- Pay careful attention during critical appointments like CEO or Chairperson. The right leadership can significantly affect overall group decisions. Based on extensive leadership interviews, if only one change in governance was possible, it would be to clarify the role and improve the functioning of the chair.
Importance of effective leadership in boards
Effective leadership in boards has a pivotal role in navigating the legal and societal challenges faced by directors today. Professor Hilmer’s book underscores this point, suggesting that better corporate governance is achievable with strong board leaders at the helm.
These leaders shape critical decisions, influence appointments, and generally steer the direction of listed companies.
The role of legal and societal pressures on directors
Legal obligations and societal expectations significantly shape a director’s role in corporate governance. It’s important to understand that directors face increasing pressures, both legal and societal, in performing their duties.
This often arises from regulatory compliance requirements, stakeholder pressure, ethical responsibilities, or shareholder activism. The heated debate around the value of independent directors enhances this tension within today’s challenged governance landscape.
With flawed governance leading major decisions astray in public companies, it becomes imperative for those occupying boardroom seats to navigate these pressures with skill and finesse.
Clear understanding of these factors helps boards not only meet accountability standards but also uphold transparency efficiently amidst the growing demand for impeccable corporate governance practices.
The book also touches on observations that Australian directors are more heavily regulated than in other jurisdictions. ‘Based on research in conjunction with the law firm Freehills, former Australian Institute of Company Directors (AICD) chair John Colvin argues that: “Directors are subject to too many criminal offences, and too many of those offences allow conviction on the basis of strict or positional liability without the ordinary protections of the criminal law.” Further, “This approach is not reasonable and is out of step with the regulation of others professionals and occupations within Australia and the regulation of directors in other similar jurisdictions.”
Literature Review of “What’s Wrong With Boards”
“What’s Wrong with Boards,” stands out as a significant contribution to corporate governance literature in Australia. Combining academic rigour with practical insight, Hilmer delves into the challenges that impede effective board functioning. Drawing on his experience in academia and corporate leadership, he navigates board dynamics and provides practical solutions.
Hilmer critiques ASX rules, highlighting their transformation from flexible frameworks to rigid directives. He argues that a one-size-fits-all model dominates governance, emphasising adherence over a foundational understanding of good corporate governance. This overemphasis on best practices may lead to a myopic pursuit of compliance, lacking a robust evidence base. Hilmer urges boards to reconsider their approaches, emphasising flexibility and a “best fit” mentality.
The exploration of the gap between documented values and behavioural change underscores the complexity of enacting meaningful change within boardrooms. Hilmer contends that values on paper do not always translate into tangible improvements, advocating for a cultural shift where principles guide the actions of board members.
Hilmer’s analysis of director independence challenges the focus on mechanistic definitions, urging consideration of social independence. He highlights the influence of social ties within the boardroom, emphasising a holistic perspective.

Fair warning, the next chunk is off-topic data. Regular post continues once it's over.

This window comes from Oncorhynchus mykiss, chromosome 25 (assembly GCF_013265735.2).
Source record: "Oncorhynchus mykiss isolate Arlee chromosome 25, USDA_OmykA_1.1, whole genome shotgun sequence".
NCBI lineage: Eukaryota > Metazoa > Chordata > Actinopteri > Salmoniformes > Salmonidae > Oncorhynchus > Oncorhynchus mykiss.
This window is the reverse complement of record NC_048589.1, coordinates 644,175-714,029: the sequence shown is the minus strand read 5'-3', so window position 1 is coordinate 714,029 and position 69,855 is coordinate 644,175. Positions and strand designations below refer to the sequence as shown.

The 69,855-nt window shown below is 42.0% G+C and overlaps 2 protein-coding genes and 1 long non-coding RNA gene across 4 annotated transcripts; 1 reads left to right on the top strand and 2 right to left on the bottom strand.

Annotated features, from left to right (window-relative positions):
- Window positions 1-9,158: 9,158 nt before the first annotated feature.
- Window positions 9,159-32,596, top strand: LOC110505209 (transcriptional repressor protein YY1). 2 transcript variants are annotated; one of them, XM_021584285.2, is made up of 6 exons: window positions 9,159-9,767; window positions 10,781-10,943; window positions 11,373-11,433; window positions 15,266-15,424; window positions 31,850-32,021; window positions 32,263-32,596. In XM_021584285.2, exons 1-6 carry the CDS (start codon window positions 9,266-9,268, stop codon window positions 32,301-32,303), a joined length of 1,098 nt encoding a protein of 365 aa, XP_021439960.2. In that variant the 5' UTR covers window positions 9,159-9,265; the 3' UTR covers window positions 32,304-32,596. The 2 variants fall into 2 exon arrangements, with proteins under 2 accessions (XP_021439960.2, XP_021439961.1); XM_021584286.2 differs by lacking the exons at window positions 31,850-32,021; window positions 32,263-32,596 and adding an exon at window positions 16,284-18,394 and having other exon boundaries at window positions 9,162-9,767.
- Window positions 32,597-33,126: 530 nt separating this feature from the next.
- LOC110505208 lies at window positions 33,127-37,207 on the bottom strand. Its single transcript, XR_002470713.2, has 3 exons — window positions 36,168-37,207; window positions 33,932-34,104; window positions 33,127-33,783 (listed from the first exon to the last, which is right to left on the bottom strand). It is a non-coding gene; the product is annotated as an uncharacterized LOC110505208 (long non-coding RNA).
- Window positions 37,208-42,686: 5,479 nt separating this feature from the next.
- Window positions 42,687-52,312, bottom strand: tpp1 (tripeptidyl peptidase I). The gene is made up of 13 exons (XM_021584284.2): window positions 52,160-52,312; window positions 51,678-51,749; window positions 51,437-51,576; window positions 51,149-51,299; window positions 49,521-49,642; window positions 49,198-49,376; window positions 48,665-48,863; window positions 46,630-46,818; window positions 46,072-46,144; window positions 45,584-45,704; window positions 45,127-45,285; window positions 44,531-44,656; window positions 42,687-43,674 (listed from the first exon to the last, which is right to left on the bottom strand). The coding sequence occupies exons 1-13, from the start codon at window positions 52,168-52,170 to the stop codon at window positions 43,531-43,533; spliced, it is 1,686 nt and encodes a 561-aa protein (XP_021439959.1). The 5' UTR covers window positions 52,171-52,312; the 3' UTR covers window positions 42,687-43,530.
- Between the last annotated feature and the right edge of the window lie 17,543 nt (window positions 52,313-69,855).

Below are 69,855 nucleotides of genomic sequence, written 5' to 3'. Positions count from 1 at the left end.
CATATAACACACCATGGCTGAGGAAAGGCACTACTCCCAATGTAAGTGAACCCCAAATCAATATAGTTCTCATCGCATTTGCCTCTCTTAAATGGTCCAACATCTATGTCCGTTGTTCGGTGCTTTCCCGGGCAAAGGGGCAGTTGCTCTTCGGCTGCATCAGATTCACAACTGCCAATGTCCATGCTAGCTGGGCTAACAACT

The examination of the relationship between advice and independence reveals the delicate balance independent directors must maintain. Hilmer observes that in cases with high knowledge acquisition costs, independence may lose some impact. He questions the independence of ‘career directors’ and contrasts them with semi-retired senior executives.
The concern about the extensive disclosure burden on boards emphasises the need for a balanced approach to information provision. Hilmer notes the risk of prioritising process over outcomes and advocates for a more efficient dissemination of critical commercial and strategic matters.
The discussion of stakeholder capitalism versus traditional shareholder capitalism reflects the evolving landscape of corporate responsibility. Hilmer warns against ‘greenwashing’ and explores different governance models, presenting a vision of Governance 3.0 with empowered directors and a data-driven approach.
Hilmer’s call for ASX guidelines to prioritise fit-for-purpose structures resonates strongly, encouraging context-specific solutions over rigid frameworks. Throughout the book, he emphasises the critical role of effective leadership, particularly in the chairperson position, dispelling the notion of the chairmanship as a mere accolade and rallying boards to prioritise leadership excellence.
In conclusion, “What’s Wrong with Boards” is an indispensable addition to the canon of corporate governance literature. Fred Hilmer’s masterful synthesis of academic rigor and practical wisdom provides a roadmap for boards seeking to navigate the complexities of contemporary governance. This book is a must-read for directors, executives, and anyone passionate about advancing board effectiveness and elevating corporate governance practices to new heights. It stands as a clarion call for boards to evolve, adapt, and thrive in an ever-changing business landscape.
1. What is the main idea of ‘What’s Wrong With Boards’ by Fred Hilmer?
The main idea of ‘What’s Wrong With Boards’ centres on identifying problems in corporate boardrooms and offering practical solutions.
2. Who is the target audience for ‘What’s Wrong With Boards’?
Fred Hilmer primarily targets business leaders, managers, shareholders, and individuals interested in corporate governance with his book.
3. Is this book useful for people unfamiliar with corporate boards?
Yes, ‘What’s Wrong With Boards’ simplifies complex concepts about corporate boards making it accessible to readers without prior knowledge.
4. Can I get a hard copy version of ‘What’s Wrong With Boards’?
Yes, you can buy a hard copy edition of ‘What’s Wrong With Boards’, offered at various online or physical bookstores.
5. Does this book cover international perspectives on corporate boards?
While the focus lies primarily on Australia-based corporations; however, many principles discussed are applicable globally.